Egypt's Muslim Brotherhood warns of military power grab
The Muslim Brotherhood claimed yesterday that Egypt's ruling military officers might be preparing to steal the presidency, warning there would be a "confrontation" if their candidate was not confirmed as winner today.
The Presidential Election Commission is due to announce formally the result of last weekend's election, the first free vote for a leader in Egypt's history.
The Brotherhood and most newspapers and independent panels say that Mohammed Morsi, the leader of the Brotherhood's political front, the Freedom and Justice Party, won by a slim margin of about 52pc to 48pc.
His opponent, Ahmed Shafiq, a general like the members of the ruling Supreme Military Council of the Armed Forces, claims that he will be announced victorious, prompting speculation that the army is preparing for a new "power grab".
"If Shafiq is declared the winner, this will make the coup clear," a spokesman, Mahmoud Ghozlah, told the Saudi-backed newspaper 'Al-Sharq al-Awsat'. "This encroachment on the result may lead to a confrontation between the people and the army."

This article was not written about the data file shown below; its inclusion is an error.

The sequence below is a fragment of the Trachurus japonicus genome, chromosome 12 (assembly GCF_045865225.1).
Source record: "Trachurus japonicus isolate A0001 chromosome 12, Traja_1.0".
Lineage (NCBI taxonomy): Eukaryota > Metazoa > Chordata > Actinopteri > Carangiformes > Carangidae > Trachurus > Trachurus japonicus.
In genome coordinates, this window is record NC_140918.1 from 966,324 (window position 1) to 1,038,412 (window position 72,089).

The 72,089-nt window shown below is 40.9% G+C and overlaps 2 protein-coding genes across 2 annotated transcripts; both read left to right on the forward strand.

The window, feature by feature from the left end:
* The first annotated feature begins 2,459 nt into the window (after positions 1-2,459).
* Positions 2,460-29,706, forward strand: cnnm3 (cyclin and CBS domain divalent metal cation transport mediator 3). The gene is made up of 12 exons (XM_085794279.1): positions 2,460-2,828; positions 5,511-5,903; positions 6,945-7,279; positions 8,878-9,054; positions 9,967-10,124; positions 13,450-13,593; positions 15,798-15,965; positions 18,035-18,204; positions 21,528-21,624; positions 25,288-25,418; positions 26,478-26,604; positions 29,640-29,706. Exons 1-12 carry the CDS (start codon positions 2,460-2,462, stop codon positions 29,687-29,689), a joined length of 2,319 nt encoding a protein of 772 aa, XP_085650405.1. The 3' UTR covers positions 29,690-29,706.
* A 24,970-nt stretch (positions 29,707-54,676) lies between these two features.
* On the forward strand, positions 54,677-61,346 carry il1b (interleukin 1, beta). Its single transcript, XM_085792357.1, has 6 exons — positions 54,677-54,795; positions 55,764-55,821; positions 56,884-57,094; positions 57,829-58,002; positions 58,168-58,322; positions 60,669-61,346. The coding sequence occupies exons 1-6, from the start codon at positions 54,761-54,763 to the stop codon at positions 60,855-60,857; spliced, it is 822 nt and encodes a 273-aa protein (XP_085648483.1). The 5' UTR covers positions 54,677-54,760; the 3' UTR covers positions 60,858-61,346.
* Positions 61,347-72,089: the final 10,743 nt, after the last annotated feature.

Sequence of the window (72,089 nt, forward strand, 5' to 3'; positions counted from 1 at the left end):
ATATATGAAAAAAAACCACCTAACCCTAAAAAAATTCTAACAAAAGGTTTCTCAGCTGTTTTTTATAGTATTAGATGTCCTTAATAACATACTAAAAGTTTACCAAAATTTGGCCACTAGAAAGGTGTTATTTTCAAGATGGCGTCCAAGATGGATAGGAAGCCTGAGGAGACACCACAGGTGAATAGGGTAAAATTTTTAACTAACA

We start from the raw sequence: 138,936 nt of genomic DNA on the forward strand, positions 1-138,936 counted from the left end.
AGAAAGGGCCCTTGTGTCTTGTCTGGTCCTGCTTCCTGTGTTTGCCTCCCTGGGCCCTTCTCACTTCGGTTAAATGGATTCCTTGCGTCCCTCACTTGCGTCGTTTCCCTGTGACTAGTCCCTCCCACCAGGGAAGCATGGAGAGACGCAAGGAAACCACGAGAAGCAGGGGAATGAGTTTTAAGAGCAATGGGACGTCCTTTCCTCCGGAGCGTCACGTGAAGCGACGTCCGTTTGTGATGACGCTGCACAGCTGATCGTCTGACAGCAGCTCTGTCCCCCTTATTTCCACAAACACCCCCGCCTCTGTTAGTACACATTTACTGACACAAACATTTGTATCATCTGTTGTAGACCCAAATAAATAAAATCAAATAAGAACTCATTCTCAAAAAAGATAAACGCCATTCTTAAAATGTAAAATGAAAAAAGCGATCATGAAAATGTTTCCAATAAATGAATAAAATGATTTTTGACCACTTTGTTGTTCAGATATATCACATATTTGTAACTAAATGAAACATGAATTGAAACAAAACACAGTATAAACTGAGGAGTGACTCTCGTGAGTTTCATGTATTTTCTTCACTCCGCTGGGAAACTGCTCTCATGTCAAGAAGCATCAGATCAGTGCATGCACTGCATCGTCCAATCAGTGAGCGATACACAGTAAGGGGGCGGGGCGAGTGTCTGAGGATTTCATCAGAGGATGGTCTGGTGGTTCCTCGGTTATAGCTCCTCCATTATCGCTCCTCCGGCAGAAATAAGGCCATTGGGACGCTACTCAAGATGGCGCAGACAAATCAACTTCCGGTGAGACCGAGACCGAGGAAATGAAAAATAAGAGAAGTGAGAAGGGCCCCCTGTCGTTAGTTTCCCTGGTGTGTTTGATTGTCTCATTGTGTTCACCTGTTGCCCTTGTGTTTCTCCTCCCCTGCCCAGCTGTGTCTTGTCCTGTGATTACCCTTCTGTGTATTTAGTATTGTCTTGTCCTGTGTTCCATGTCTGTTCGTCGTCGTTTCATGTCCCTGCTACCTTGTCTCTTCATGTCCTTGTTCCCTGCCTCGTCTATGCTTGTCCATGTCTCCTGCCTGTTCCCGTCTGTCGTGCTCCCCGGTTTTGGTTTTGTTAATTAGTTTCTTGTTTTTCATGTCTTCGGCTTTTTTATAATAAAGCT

Suspicions over the intentions of the army among both the Brotherhood and revolutionaries was exacerbated by the sudden -- and incorrect -- announcement that ex-president Hosni Mubarak was "clinically dead" on Tuesday night.
The election polls closed on Sunday night, with 14,000 polling stations handing in their results to the commission and the candidates by next morning. Mr Shafiq has yet to make clear how his figures for the totals are different from everyone else's.
The commission has confirmed that it is examining 400 complaints from both sides, but Dr Morsi's lead of almost a million votes would require very heavy and one-sided disqualifications to be overturned.
There were further reports last night that the commission, whose head, Farouq Sultan, was appointed by Mr Mubarak, was preparing to postpone an announcement. (© Daily Telegraph, London)